The coating of this invention is characterized -by the presence in substantially every splat of both Cr and Cr carbide. As pictorially illustrated in FIG. 2, the relative amounts of Cr and Cr Carbides will vary between splats as a necessary result of the use of powder with a range of partial sizes and advantitious difference in the degree to which each Cr particle is carburized and in the conditions to which the various particles are subjected in passing through the coating device. Nevertheless, the coating of this invention is distinguished from that produced from a powder which is a simple mixture of Cr and Cr carbide, which is pictorially represented in FIG. l, in that the splats in the latter type of coating are each individually either all Cr or all Cr carbide.

FIG. 2 is to be understood as being merely illustrative of one feature of the distribution of the carbides in the coating. Upon extraction by chemical methods of carbides from the invention and examination of these carbides by optical and electron microscopy, it has been found that at least some, and probably most, of the carbides are much finer than suggested by FIG. 2. The majority of the carbide particles were found to be of sub-micron size and most were predominantly in the shape of a lace-like network, suggesting that the coatings contained fine-grained interlocking, continuous networks of both carbide and Cr, the separation between the interstices of these networks being so small that they are not resolvable in optical microscopy.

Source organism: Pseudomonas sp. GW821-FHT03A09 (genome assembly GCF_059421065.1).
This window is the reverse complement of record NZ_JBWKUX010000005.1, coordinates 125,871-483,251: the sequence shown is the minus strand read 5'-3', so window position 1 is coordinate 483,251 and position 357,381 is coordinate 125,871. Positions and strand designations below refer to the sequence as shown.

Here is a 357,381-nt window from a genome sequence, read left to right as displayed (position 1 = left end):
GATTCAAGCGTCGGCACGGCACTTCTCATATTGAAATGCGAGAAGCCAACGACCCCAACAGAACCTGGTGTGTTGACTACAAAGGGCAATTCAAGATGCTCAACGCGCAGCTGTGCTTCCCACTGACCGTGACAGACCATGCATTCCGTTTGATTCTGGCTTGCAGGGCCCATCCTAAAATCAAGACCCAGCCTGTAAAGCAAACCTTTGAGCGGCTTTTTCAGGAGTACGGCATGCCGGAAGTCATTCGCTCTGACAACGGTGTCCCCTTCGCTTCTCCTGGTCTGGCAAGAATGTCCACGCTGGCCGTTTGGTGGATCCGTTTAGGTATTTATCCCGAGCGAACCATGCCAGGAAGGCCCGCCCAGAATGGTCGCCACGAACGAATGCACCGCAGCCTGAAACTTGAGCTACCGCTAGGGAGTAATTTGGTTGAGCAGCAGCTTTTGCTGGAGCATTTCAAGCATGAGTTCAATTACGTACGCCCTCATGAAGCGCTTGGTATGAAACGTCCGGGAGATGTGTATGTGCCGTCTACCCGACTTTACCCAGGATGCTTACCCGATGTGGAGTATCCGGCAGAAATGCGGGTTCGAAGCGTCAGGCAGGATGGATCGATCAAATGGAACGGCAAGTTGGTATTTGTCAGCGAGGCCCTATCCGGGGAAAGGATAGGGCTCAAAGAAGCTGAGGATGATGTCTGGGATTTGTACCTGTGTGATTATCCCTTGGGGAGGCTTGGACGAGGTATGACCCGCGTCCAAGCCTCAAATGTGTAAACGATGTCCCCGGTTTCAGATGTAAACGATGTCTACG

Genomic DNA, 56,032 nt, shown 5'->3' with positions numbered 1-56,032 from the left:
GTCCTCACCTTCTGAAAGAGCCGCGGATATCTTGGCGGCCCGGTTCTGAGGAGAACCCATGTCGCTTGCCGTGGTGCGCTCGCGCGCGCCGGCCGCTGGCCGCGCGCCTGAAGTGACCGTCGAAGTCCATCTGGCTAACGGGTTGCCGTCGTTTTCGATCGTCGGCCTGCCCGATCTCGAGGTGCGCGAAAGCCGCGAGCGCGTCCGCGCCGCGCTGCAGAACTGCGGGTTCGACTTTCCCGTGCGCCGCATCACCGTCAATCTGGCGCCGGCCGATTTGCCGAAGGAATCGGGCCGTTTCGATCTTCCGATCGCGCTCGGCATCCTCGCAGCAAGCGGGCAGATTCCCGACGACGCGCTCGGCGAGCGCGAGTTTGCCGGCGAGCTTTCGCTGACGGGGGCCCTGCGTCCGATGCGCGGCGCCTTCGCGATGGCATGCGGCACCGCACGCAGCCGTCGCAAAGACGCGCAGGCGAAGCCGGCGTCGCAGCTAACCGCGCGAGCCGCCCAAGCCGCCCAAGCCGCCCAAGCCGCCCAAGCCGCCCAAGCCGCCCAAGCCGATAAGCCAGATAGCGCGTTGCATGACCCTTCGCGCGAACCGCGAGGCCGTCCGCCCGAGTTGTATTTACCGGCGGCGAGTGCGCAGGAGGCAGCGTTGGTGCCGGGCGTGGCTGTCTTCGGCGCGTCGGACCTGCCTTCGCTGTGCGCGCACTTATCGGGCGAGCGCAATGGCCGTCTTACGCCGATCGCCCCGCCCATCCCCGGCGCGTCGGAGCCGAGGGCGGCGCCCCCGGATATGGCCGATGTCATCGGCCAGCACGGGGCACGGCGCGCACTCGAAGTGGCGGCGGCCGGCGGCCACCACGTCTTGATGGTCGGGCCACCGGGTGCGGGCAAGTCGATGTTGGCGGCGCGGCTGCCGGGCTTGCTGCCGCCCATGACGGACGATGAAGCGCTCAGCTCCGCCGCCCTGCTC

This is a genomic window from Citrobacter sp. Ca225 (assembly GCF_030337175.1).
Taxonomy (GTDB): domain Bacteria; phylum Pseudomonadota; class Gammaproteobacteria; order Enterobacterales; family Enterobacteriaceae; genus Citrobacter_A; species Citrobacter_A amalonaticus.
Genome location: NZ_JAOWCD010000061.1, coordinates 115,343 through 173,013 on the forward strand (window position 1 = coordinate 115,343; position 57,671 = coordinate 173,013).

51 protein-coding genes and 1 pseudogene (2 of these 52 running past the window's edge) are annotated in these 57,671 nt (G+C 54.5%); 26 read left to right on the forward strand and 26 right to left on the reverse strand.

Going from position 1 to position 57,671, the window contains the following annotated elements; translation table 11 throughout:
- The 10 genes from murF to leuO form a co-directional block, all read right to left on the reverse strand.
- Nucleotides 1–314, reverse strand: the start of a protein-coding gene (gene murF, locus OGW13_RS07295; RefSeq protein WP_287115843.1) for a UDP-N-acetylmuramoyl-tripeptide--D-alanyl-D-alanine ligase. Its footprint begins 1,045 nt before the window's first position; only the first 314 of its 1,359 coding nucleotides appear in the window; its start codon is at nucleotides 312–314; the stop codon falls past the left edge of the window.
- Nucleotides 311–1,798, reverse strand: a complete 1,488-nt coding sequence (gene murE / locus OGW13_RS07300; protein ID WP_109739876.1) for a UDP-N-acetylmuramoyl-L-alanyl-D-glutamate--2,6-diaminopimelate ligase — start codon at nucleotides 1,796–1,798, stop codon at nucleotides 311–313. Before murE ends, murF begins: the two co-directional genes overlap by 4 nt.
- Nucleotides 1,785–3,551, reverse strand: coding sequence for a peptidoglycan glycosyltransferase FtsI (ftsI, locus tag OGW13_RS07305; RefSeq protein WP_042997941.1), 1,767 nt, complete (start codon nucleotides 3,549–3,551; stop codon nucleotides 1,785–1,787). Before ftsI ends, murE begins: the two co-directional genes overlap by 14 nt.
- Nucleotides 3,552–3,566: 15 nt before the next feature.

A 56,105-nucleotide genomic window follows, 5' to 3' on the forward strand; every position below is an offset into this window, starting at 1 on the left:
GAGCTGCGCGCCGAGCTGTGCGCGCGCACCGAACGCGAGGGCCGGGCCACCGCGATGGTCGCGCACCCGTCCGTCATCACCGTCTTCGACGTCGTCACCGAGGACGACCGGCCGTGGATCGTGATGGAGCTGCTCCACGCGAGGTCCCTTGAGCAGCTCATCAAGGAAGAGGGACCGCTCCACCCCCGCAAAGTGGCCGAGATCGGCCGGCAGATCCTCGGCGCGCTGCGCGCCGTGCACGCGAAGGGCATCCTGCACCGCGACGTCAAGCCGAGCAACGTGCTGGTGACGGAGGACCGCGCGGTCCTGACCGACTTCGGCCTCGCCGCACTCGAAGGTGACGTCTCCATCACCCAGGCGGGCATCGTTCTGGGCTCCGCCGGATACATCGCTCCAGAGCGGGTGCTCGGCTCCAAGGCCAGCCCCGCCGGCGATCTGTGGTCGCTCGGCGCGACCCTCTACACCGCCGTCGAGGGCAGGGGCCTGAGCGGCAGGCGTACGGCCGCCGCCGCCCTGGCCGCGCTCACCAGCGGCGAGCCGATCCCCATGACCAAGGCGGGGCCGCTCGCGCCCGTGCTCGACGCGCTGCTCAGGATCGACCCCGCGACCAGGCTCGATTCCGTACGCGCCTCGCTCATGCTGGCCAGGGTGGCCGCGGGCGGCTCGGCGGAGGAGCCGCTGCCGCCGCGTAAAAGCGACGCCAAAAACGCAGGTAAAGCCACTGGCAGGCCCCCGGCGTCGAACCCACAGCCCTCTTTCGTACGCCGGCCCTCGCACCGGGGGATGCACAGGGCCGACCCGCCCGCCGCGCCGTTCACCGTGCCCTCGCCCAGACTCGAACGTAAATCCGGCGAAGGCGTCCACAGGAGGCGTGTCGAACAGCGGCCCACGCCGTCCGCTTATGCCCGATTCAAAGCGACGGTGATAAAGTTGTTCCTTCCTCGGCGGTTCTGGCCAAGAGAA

The coatings produced with the powder of this invention have a number of advantages in addition to the general procesing advantages previously described as being associated with metal spray deposition.

(1) Coatings are superior to those formed by the plasma deposition of commercial electrolytic chromium powder in that increased wear resistance and resistance to spalling are found, though there is minimal increase in hardness as measured by diamond pyramid indentations.